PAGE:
BP reports drilling mud spill off Nova Scotia
Estimated 136,000 litres of drilling mud discharged
BP Canada Energy Group reported an unauthorized discharge of drilling mud from the West Aquarius drilling unit on Friday.
An estimated 136,000 litres were discharged.
The Canada-Nova Scotia Offshore Petroleum Board said the discharge has been stopped.
Anita Perry, BP Canada's regional manager for Nova Scotia, said a preliminary look at the spill has led the company to believe the cause is mechanical failure, though the investigation is not complete.
Perry said this is not a common occurrence, but the organization has response plans in place to manage spills. She said that before drilling was done in the area, a survey was conducted to assess environmental risks.
"Prior to drilling we did not identify any corals or any species there that could be damaged. So we do not believe there will be any damage," said Perry.
The company said drilling has been suspended as it investigates the cause of the spill.
Environmental groups worried
Angela Giles is the Atlantic regional organizer for the Council of Canadians, a non-profit environmental activist group. She said this type of spill is exactly what the organization has been worried about.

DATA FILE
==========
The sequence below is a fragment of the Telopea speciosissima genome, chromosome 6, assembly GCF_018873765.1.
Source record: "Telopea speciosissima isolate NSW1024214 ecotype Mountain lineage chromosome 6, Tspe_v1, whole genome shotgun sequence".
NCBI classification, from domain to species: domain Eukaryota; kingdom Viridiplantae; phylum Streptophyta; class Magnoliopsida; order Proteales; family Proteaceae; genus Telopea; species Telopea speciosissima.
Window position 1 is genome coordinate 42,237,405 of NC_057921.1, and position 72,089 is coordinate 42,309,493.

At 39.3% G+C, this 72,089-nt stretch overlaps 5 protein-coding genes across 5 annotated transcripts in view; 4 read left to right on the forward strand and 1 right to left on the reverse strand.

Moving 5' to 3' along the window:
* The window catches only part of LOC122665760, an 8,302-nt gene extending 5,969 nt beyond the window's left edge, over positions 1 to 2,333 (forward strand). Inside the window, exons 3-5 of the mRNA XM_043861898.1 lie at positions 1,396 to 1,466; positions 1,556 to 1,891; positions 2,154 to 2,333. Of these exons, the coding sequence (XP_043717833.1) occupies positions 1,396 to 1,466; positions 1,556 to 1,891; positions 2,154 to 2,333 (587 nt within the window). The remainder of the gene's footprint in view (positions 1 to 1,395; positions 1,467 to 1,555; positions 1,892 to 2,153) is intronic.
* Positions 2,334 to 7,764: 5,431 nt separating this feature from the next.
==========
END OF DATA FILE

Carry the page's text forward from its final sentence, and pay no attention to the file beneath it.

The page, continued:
"While drilling mud is very different from oil, it's a demonstration of how risky this industry is," said Giles.
Giles said the spill happened in a sensitive area near the Gully Marine Protected Area and Sable Island.
"Our understanding of what happens with the mud is it goes to the ocean floor and basically covers [it]. And so any life that is underneath of that would not survive," said Giles.
This is extremely worrying, and absolutely inexcusable. - Stephen Thomas, Ecology Action Centre
Giles said the incident illustrates why drilling should be stopped.
"We know that drilling has been suspended for the time being and it should not be restarted," said Giles.
The Ecology Action Centre said in a statement that it wants better oversight and is worried BP and the petroleum board will attempt to downplay the spill. The centre is calling for a moratorium on oil and gas exploration in Nova Scotia.
"This is extremely worrying, and absolutely inexcusable," wrote Stephen Thomas, energy campaign coordinator with the centre. "Coastal communities have been concerned that something like this — or worse — would happen."
Affected area limited, says offshore board
The petroleum board said the synthetic-based mud is dense and sinks rapidly to the sea floor and the synthetic-based oil in the mud has low toxicity.
The board added that the effects of these types of spills are usually limited to the area immediately surrounding the well and are associated with the physical smothering of the seabed due to coverage by the mud.
Stacy O'Rourke, the director of communications for the petroleum board, said the spill happened earlier in the day on Friday, and both the board and coast guard were notified. As of Friday evening, O'Rourke said no one on the board was at the spill.
The West Aquarius is currently located about 330 kilometres from Halifax.